As the pandemic grinds on, protecting the safety of diners and staff is now most operators' top priority. So managing social distancing, the amount of diners, and overall traffic flow in the restaurant is more crucial than ever—and unless you're one of those restaurants with an indecipherable but somehow infallible clipboard system, doing it digitally is the way to go.
If you've already integrated reservations and waitlisting into your restaurant's tech mix, in this article, we'll breakdown how you can optimize this software to operate more safely during the pandemic. And if you haven't got this tech in your stack yet, but are interested in adding it, check out Back of House's Solutions tab to compare reservation & waitlist software vendors and choose one that's right for you!
Since continuous, reliable foot traffic is so 2019, it’s key to keep your restaurant squarely in the only space your customers consistently spend time in—the digital one. Your restaurant needs a strong online presence, and it needs to be optimized for mobile, because people are browsing on their phones even more these days... especially when it comes to researching where to eat.
If you were into puns (which we very much are) you might say that strollers have transitioned to scrollers. But regardless of how you put it, the bottom line is that your restaurant will likely benefit from more being more searchable and discoverable to diners on their couches, and part of making it so is optimizing your presence on your chosen reservation platform.
Waiting for a table is a no-go for now at least, because designating areas for crowds to congretate is a social distancing disaster waiting to happen. But you don’t want to turn people away, either. Most full-service reservation software systems offer digital “on-waiting-lists" (aka OWLs) that allow guests to add themselves directly while staying remote. This also allows the restaurant to more effectively track restaurant traffic and manage capacity, which we'll get into more in a moment. You can also go a la carte with dedicated restaurant waitlist applications as well.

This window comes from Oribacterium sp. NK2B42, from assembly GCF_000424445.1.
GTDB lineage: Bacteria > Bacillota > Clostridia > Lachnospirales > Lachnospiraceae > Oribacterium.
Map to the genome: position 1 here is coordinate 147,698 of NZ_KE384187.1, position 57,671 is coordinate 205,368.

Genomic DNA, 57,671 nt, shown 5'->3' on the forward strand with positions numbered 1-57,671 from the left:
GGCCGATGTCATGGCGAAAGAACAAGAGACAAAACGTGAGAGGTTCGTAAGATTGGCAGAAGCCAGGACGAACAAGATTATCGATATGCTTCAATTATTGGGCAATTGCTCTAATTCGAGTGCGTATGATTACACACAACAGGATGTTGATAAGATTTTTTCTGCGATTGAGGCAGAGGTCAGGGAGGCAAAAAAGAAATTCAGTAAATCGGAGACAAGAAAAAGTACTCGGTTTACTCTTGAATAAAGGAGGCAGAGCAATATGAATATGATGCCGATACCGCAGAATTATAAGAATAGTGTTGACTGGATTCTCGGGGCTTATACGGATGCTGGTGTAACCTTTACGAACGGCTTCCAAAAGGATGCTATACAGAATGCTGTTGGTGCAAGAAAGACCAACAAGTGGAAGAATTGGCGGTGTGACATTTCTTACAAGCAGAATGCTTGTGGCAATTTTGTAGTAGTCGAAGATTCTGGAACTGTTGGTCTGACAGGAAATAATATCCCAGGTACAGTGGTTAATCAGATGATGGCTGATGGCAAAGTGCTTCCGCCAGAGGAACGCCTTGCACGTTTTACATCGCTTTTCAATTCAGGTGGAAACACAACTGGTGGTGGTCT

Packed dining rooms aren’t coming back anytime soon—or at the very least, they shouldn't, because, y'know... *gestures vaguely and in all directions.* While specific capacity limits vary by state, and sometimes even by city, one thing is for certain: managing the capacity within restaurants will remain a constant.
This presents an ongoing challenge for restaurants, and puts an unmistakable strain on rightfully stressed-out staffs. Reservation software can't fix the underlying cause of that stress, but it can help with preempting large parties and controlling overall flow. But where they may help restaurant operators the most these days is with setting capacity limits. If you don’t want your indoor seating to exceed a certain amount of guests (in order to comply with a local mandate, or to keep your staff safe, or both) you can set a capacity limit on the software that will automatically cap it.
In Europe, it’s considered rude to bring the check to someone’s table before they ask. But here in 2020 America, turning tables has become a tricky balancing act. On one hand, you hate to subject your customers to anything resembling rushed service, because it might reflect poorly on the brand. On the other, you can only seat a fraction of your dining room, so your covers are way down. You don't have to be a math genius to see your best bet is to serve as many as possible, as fast as possible.